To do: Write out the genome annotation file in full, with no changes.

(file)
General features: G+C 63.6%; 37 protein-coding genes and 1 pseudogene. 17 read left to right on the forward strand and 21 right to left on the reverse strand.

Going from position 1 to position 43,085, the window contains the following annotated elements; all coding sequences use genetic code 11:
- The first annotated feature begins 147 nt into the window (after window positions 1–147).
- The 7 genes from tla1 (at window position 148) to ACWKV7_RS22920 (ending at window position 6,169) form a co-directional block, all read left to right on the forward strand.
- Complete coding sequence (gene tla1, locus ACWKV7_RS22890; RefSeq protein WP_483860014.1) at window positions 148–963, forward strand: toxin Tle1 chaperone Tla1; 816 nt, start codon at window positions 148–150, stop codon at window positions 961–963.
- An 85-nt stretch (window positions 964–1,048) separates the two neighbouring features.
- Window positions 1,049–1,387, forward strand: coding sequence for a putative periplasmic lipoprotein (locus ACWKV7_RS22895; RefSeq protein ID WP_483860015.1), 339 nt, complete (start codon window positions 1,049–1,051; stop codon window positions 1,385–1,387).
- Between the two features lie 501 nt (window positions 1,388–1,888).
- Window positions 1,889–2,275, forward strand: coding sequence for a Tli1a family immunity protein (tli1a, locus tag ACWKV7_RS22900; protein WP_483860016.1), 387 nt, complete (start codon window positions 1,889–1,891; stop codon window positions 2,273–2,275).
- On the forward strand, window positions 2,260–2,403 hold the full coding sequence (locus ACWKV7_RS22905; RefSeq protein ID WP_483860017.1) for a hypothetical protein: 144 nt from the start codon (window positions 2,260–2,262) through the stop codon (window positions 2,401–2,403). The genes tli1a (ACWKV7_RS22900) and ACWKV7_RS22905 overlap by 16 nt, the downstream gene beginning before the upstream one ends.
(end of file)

General features: G+C 63.6%; 37 protein-coding genes and 1 pseudogene. 17 read left to right on the forward strand and 21 right to left on the reverse strand.

Going from position 1 to position 43,085, the window contains the following annotated elements; all coding sequences use genetic code 11:
- The first annotated feature begins 147 nt into the window (after window positions 1–147).
- The 7 genes from tla1 (at window position 148) to ACWKV7_RS22920 (ending at window position 6,169) form a co-directional block, all read left to right on the forward strand.
- Complete coding sequence (gene tla1, locus ACWKV7_RS22890; RefSeq protein WP_483860014.1) at window positions 148–963, forward strand: toxin Tle1 chaperone Tla1; 816 nt, start codon at window positions 148–150, stop codon at window positions 961–963.
- An 85-nt stretch (window positions 964–1,048) separates the two neighbouring features.
- Window positions 1,049–1,387, forward strand: coding sequence for a putative periplasmic lipoprotein (locus ACWKV7_RS22895; RefSeq protein ID WP_483860015.1), 339 nt, complete (start codon window positions 1,049–1,051; stop codon window positions 1,385–1,387).
- Between the two features lie 501 nt (window positions 1,388–1,888).
- Window positions 1,889–2,275, forward strand: coding sequence for a Tli1a family immunity protein (tli1a, locus tag ACWKV7_RS22900; protein WP_483860016.1), 387 nt, complete (start codon window positions 1,889–1,891; stop codon window positions 2,273–2,275).
- On the forward strand, window positions 2,260–2,403 hold the full coding sequence (locus ACWKV7_RS22905; RefSeq protein ID WP_483860017.1) for a hypothetical protein: 144 nt from the start codon (window positions 2,260–2,262) through the stop codon (window positions 2,401–2,403). The genes tli1a (ACWKV7_RS22900) and ACWKV7_RS22905 overlap by 16 nt, the downstream gene beginning before the upstream one ends.